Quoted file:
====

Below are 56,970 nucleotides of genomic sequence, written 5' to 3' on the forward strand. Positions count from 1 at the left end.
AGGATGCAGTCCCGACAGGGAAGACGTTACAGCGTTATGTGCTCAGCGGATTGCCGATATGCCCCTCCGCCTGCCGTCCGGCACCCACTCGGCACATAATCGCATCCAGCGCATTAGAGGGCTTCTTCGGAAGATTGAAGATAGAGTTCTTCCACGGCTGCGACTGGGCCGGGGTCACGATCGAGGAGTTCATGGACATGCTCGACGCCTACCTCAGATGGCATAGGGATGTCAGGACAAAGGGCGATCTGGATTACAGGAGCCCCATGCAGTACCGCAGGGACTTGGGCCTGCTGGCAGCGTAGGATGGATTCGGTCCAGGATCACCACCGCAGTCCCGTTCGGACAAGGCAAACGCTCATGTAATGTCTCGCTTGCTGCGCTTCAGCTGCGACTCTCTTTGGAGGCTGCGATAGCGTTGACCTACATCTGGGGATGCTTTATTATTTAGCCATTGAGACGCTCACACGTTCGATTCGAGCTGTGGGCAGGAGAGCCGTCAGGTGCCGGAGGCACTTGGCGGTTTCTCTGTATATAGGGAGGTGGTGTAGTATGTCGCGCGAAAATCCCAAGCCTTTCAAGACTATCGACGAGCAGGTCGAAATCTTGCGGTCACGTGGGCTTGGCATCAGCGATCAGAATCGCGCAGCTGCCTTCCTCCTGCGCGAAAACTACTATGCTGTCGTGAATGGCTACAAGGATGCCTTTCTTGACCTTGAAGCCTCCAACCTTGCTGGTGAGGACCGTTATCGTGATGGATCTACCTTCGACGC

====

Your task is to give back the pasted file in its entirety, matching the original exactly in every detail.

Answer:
Below are 56,970 nucleotides of genomic sequence, written 5' to 3' on the forward strand. Positions count from 1 at the left end.
AGGATGCAGTCCCGACAGGGAAGACGTTACAGCGTTATGTGCTCAGCGGATTGCCGATATGCCCCTCCGCCTGCCGTCCGGCACCCACTCGGCACATAATCGCATCCAGCGCATTAGAGGGCTTCTTCGGAAGATTGAAGATAGAGTTCTTCCACGGCTGCGACTGGGCCGGGGTCACGATCGAGGAGTTCATGGACATGCTCGACGCCTACCTCAGATGGCATAGGGATGTCAGGACAAAGGGCGATCTGGATTACAGGAGCCCCATGCAGTACCGCAGGGACTTGGGCCTGCTGGCAGCGTAGGATGGATTCGGTCCAGGATCACCACCGCAGTCCCGTTCGGACAAGGCAAACGCTCATGTAATGTCTCGCTTGCTGCGCTTCAGCTGCGACTCTCTTTGGAGGCTGCGATAGCGTTGACCTACATCTGGGGATGCTTTATTATTTAGCCATTGAGACGCTCACACGTTCGATTCGAGCTGTGGGCAGGAGAGCCGTCAGGTGCCGGAGGCACTTGGCGGTTTCTCTGTATATAGGGAGGTGGTGTAGTATGTCGCGCGAAAATCCCAAGCCTTTCAAGACTATCGACGAGCAGGTCGAAATCTTGCGGTCACGTGGGCTTGGCATCAGCGATCAGAATCGCGCAGCTGCCTTCCTCCTGCGCGAAAACTACTATGCTGTCGTGAATGGCTACAAGGATGCCTTTCTTGACCTTGAAGCCTCCAACCTTGCTGGTGAGGACCGTTATCGTGATGGATCTACCTTCGACGC